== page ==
Privilege is not a bad thing. It’s how you use it that matters

As DiveIn Festival 2019 draws to a close, Mitra reflects on a discussion that stood out for her

Last Friday (27 September 2019) marked the conclusion of this year’s DiveIn Festival; the end of a week where the great and the good of the insurance sector discussed diversity and inclusion and how, as an industry, we can improve our record.

RSA was one of dozens of companies taking part, with events hosted in 30 different countries, attended by thousands of sector employees. And while the talk turned – as it rightly should – to women in insurance, the LGBT+ community and BAME representation, there was one topic which barely made it onto the agenda. Social mobility.

“Social mobility is not about questioning people’s life choices or being critical of those who have a greater chance of achieving their goals. It is about giving talented people the opportunity to become a success.”

Mitra Janes

Social mobility is incredibly important but little discussed. Part of the problem is that it’s difficult to talk about. Social mobility is not about questioning people’s life choices or being critical of those who have a greater chance of achieving their goals. It is about giving talented people the opportunity to become a success.

In London, we hosted a session on social mobility, featuring Tim Campbell, the first winner of BBC’s The Apprentice, Debs Barlow, Employment Director, Leadership Through Sport and Business, Laura Marcelli, Senior Associate, DLA Piper and Reggie Nelson, an institutional client service analyst at Legal & General Investment Management. For those who haven’t heard Reggie’s story, it’s nothing short of inspirational.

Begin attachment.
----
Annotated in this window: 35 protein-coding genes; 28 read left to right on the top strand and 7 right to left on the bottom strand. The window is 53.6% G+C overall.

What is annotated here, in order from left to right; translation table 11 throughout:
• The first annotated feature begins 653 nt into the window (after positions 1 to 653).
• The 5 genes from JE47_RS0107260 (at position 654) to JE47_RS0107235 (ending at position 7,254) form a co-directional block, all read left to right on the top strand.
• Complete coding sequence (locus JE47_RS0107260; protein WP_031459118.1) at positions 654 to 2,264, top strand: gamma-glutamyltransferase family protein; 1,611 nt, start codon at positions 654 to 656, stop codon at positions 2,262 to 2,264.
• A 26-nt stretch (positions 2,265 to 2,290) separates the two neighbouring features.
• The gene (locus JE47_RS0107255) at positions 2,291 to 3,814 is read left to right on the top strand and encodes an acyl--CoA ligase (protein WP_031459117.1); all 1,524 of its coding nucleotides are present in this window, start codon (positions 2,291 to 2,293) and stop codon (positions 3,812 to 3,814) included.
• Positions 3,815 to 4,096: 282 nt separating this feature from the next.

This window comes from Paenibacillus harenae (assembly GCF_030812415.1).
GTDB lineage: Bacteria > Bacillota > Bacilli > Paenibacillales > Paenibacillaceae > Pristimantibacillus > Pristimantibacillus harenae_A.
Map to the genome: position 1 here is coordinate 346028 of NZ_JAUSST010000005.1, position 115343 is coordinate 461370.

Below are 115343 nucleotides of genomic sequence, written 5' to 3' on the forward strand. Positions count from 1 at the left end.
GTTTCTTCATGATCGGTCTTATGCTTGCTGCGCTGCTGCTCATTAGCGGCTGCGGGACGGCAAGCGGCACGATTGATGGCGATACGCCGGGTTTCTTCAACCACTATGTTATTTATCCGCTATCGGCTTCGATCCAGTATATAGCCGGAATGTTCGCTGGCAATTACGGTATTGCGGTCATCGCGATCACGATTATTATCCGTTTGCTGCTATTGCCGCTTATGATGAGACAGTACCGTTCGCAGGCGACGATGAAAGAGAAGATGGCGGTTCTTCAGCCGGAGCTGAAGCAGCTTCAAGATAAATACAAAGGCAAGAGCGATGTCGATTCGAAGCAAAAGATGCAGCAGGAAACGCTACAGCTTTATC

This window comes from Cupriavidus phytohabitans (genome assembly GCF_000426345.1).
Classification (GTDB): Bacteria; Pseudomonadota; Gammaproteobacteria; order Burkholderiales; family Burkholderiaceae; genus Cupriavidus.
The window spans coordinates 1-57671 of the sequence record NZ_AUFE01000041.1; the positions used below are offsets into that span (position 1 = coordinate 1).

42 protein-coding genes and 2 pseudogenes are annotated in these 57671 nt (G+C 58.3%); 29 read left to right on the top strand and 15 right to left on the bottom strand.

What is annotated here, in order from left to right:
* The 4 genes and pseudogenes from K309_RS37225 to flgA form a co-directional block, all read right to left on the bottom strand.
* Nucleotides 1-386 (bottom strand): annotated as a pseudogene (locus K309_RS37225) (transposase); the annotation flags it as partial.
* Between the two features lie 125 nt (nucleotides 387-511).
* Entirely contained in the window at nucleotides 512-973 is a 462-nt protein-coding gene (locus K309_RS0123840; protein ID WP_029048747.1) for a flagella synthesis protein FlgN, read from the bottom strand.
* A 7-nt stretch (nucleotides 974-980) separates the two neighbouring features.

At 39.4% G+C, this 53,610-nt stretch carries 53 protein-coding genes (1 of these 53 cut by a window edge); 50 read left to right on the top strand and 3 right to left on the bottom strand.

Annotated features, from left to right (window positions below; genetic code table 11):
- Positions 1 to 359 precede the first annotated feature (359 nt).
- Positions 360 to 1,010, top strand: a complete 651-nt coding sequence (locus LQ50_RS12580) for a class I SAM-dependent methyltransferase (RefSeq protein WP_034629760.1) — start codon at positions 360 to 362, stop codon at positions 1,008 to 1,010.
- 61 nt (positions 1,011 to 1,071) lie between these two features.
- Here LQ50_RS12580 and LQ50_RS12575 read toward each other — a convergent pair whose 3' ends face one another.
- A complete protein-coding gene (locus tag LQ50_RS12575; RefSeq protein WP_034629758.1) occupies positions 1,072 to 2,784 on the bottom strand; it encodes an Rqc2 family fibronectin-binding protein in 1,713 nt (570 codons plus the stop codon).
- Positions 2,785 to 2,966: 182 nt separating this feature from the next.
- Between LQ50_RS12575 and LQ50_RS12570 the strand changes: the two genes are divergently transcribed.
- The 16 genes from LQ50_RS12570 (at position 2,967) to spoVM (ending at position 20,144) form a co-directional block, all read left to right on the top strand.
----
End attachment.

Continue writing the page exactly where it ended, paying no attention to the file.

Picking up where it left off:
Reggie was raised on a council estate by his mother following the death of his father. Striving to make his dreams a reality, Reggie searched the internet to find the wealthiest areas of London. Armed with a list of questions, Reggie made the trip to Gloucester Road in Kensington and Chelsea, where he began knocking doors and asking people for the secret of their success.

After getting some sage advice and a helping hand from Quintin Price, a senior manager of investment firm Blackrock, Reggie was able to earn a degree, win several internships, and land a job in the City.

 

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Watch our colleagues talk about why an inclusive culture is so important at RSA

How do we make social mobility a reality

So how do we make things easier for people like Reggie? How do we create an environment where social mobility is not only a reality but that people from different backgrounds feel comfortable in their surroundings?

““Privilege is not a bad thing. It is how you use it that matters. Will you pull up the drawbridge or put down a ladder?””

Tim Campbell

Creating diversity is one thing but it really can’t stand up on its own unless inclusion is there to lend its support. It’s like Tim said: “Privilege is not a bad thing. It is how you use it that matters. Will you pull up the drawbridge or put down a ladder?”

Despite Tim’s wise words and Reggie’s moving story, there is always a danger that the impact is only felt in the moment. We need to ensure that momentum is maintained and can be used to effect real change.

Everyone who took part in Dive In was encouraged to think about their actions going forward. What can they do to move the dial on diversity, how can they make others feel welcome and included, what behaviours can they call out that can change a culture?